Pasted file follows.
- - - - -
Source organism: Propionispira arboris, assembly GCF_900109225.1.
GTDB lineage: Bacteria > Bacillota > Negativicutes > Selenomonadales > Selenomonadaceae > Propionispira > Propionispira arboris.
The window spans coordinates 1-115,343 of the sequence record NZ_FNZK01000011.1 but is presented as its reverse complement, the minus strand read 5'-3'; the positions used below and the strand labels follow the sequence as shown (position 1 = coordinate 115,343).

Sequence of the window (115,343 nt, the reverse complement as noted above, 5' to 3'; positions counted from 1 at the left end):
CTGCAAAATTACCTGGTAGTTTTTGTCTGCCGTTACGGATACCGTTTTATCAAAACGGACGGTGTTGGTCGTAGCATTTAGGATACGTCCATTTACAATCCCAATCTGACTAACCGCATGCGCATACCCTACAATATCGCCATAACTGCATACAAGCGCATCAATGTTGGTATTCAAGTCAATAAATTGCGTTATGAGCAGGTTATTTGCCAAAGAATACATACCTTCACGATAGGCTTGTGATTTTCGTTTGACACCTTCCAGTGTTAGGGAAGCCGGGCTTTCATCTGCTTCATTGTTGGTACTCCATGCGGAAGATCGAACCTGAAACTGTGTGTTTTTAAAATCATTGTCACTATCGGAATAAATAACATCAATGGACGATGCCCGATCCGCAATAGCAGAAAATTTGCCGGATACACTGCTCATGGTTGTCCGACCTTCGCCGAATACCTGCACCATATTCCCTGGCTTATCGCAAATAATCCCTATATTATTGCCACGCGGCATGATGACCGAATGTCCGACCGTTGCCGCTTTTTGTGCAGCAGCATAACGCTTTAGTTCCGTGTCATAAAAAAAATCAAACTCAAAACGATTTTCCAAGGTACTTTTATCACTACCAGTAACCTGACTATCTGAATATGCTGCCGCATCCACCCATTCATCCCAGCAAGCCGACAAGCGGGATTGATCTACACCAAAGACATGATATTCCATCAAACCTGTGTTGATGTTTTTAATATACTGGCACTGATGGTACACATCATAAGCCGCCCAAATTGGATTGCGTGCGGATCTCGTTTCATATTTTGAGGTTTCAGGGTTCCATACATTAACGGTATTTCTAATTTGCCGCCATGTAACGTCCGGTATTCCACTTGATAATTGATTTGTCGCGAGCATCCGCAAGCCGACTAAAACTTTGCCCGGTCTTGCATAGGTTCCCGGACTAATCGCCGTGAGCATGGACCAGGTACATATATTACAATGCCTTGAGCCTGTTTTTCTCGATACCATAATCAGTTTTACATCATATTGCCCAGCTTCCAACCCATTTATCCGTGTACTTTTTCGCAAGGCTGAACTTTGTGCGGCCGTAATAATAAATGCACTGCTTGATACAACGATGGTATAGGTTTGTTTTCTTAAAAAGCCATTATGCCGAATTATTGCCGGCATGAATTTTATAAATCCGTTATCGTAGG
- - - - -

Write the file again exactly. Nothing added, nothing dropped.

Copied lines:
Source organism: Propionispira arboris, assembly GCF_900109225.1.
GTDB lineage: Bacteria > Bacillota > Negativicutes > Selenomonadales > Selenomonadaceae > Propionispira > Propionispira arboris.
The window spans coordinates 1-115,343 of the sequence record NZ_FNZK01000011.1 but is presented as its reverse complement, the minus strand read 5'-3'; the positions used below and the strand labels follow the sequence as shown (position 1 = coordinate 115,343).

Sequence of the window (115,343 nt, the reverse complement as noted above, 5' to 3'; positions counted from 1 at the left end):
CTGCAAAATTACCTGGTAGTTTTTGTCTGCCGTTACGGATACCGTTTTATCAAAACGGACGGTGTTGGTCGTAGCATTTAGGATACGTCCATTTACAATCCCAATCTGACTAACCGCATGCGCATACCCTACAATATCGCCATAACTGCATACAAGCGCATCAATGTTGGTATTCAAGTCAATAAATTGCGTTATGAGCAGGTTATTTGCCAAAGAATACATACCTTCACGATAGGCTTGTGATTTTCGTTTGACACCTTCCAGTGTTAGGGAAGCCGGGCTTTCATCTGCTTCATTGTTGGTACTCCATGCGGAAGATCGAACCTGAAACTGTGTGTTTTTAAAATCATTGTCACTATCGGAATAAATAACATCAATGGACGATGCCCGATCCGCAATAGCAGAAAATTTGCCGGATACACTGCTCATGGTTGTCCGACCTTCGCCGAATACCTGCACCATATTCCCTGGCTTATCGCAAATAATCCCTATATTATTGCCACGCGGCATGATGACCGAATGTCCGACCGTTGCCGCTTTTTGTGCAGCAGCATAACGCTTTAGTTCCGTGTCATAAAAAAAATCAAACTCAAAACGATTTTCCAAGGTACTTTTATCACTACCAGTAACCTGACTATCTGAATATGCTGCCGCATCCACCCATTCATCCCAGCAAGCCGACAAGCGGGATTGATCTACACCAAAGACATGATATTCCATCAAACCTGTGTTGATGTTTTTAATATACTGGCACTGATGGTACACATCATAAGCCGCCCAAATTGGATTGCGTGCGGATCTCGTTTCATATTTTGAGGTTTCAGGGTTCCATACATTAACGGTATTTCTAATTTGCCGCCATGTAACGTCCGGTATTCCACTTGATAATTGATTTGTCGCGAGCATCCGCAAGCCGACTAAAACTTTGCCCGGTCTTGCATAGGTTCCCGGACTAATCGCCGTGAGCATGGACCAGGTACATATATTACAATGCCTTGAGCCTGTTTTTCTCGATACCATAATCAGTTTTACATCATATTGCCCAGCTTCCAACCCATTTATCCGTGTACTTTTTCGCAAGGCTGAACTTTGTGCGGCCGTAATAATAAATGCACTGCTTGATACAACGATGGTATAGGTTTGTTTTCTTAAAAAGCCATTATGCCGAATTATTGCCGGCATGAATTTTATAAATCCGTTATCGTAGG